Training was given for data collectors before any data collection. Interviewer administered structured questionnaire was developed for this study and used to collect all socio-demographic, and some clinical data. The medical record was reviewed to collect some secondary data. The data were collected by trained professional nurses working at diabetic clinic. Anthropometric data (weight and height) were collected according to WHO guideline manual . Body mass index (BMI) was calculated weight divided by the square of height in kilogram per meters square formula (BMI = weight/height2 in kg/m2). Waist circumference (WC) was measured at the midpoint between the lower margin of the least palpable rib and the top of the iliac crest, using a stretch-resistant tape. WC was measured after instructing each study subject to stand with feet close together, arms at the side and body weight evenly distributed, wearing light clothes. The measurement was taken twice and the average was taken when the difference between the two measurements was within 1 cm and repeated measurements were taken when the difference between the two measurements was greater than 1 cm. Based on the WHO guideline manual of 2008 WC greater than 80 cm and 94 cm was considered abnormal for female and male respectively .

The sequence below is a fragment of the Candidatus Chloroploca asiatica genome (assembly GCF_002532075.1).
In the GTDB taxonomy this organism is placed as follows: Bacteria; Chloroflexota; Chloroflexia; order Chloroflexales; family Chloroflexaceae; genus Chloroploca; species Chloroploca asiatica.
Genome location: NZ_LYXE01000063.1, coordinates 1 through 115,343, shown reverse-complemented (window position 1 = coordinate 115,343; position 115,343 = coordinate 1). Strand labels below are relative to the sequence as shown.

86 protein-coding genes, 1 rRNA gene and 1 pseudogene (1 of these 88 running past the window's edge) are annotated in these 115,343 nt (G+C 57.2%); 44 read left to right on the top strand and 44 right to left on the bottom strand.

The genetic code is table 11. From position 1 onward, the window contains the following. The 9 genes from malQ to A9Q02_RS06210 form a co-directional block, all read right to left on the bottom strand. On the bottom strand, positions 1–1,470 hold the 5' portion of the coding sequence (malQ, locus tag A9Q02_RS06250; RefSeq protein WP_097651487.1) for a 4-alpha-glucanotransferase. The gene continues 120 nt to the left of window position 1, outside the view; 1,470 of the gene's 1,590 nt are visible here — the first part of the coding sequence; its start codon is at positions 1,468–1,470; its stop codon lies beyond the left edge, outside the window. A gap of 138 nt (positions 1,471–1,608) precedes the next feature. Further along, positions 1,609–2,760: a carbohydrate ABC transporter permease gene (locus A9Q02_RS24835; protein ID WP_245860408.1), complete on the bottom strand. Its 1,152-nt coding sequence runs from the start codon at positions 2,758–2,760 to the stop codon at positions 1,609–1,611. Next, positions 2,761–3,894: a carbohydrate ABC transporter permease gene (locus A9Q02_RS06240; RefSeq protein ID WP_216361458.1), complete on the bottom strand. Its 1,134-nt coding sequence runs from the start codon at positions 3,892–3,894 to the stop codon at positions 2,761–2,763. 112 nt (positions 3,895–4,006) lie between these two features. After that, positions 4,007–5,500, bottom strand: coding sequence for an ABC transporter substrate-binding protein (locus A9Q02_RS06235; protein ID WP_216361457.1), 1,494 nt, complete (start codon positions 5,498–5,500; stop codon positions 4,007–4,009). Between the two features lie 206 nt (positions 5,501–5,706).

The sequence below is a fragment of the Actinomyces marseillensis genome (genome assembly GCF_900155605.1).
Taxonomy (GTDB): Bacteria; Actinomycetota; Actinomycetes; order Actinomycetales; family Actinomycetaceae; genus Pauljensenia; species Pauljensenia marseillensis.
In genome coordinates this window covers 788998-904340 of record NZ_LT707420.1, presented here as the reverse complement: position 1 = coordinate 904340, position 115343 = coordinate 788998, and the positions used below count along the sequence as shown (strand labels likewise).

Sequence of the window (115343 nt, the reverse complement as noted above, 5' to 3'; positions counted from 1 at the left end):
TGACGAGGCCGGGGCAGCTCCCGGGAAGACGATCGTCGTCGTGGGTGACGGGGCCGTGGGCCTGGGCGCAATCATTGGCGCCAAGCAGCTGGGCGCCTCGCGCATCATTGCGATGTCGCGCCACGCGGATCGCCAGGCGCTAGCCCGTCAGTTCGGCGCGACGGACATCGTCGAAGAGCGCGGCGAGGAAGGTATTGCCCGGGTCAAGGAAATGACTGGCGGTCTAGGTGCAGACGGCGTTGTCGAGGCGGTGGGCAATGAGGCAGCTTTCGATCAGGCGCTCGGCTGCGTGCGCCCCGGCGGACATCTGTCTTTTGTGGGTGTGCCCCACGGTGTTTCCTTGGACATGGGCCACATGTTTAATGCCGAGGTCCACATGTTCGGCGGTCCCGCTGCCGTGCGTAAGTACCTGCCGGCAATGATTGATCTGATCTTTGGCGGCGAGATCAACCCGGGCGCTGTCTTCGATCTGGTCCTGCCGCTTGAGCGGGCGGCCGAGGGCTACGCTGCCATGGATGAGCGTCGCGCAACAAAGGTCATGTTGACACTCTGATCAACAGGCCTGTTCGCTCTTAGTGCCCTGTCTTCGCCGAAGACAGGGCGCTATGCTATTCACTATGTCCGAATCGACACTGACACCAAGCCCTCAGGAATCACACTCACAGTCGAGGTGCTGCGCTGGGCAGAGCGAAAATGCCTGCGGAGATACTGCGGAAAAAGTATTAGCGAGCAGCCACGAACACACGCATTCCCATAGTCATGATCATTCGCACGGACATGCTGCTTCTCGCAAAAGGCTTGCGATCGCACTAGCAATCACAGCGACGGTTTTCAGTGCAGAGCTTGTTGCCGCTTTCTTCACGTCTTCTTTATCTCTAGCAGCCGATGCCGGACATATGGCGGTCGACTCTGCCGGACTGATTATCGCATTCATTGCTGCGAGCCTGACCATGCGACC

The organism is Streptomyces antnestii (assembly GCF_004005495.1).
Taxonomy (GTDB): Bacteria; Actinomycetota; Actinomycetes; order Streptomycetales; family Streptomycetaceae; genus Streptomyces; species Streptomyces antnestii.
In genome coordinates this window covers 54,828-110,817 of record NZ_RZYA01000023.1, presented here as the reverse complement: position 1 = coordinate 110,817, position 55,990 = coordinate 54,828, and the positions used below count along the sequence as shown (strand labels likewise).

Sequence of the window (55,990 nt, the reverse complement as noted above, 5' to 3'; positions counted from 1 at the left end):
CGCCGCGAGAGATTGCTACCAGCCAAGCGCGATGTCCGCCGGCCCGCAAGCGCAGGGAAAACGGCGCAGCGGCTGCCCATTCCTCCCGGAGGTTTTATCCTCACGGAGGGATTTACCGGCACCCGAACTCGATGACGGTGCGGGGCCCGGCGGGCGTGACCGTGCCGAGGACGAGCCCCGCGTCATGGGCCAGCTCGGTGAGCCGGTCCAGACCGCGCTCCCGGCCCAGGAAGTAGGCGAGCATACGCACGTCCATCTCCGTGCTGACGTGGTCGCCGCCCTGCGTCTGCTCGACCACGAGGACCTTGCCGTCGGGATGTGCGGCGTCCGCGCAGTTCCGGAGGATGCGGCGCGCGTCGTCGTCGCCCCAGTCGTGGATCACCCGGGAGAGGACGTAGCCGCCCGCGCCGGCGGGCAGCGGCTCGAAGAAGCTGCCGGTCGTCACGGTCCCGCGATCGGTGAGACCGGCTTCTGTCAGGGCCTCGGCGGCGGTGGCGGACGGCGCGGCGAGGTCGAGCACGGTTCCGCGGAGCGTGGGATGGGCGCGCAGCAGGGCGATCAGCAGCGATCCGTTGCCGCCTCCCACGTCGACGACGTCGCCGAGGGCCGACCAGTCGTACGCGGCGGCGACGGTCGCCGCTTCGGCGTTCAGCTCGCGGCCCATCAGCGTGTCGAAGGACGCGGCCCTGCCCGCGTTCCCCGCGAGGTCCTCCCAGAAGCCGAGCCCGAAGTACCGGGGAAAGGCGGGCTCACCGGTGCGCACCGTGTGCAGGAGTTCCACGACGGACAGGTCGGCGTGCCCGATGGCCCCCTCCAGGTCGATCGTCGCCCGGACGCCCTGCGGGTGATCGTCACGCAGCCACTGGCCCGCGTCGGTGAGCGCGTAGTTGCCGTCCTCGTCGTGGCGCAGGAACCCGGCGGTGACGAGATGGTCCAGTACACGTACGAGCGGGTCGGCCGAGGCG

Systolic blood pressure (SBP) and diastolic blood pressure (DBP) was measured using mercury based sphygmomanometer after the subjects had rested for more than 10 min. For those study subjects with a SBP ≥ 140 mm of mercury (mmHg) and a DBP ≥ 90 mmHg, blood pressure was measured again and finally the average value was taken.
Blood specimen collection and sample analysis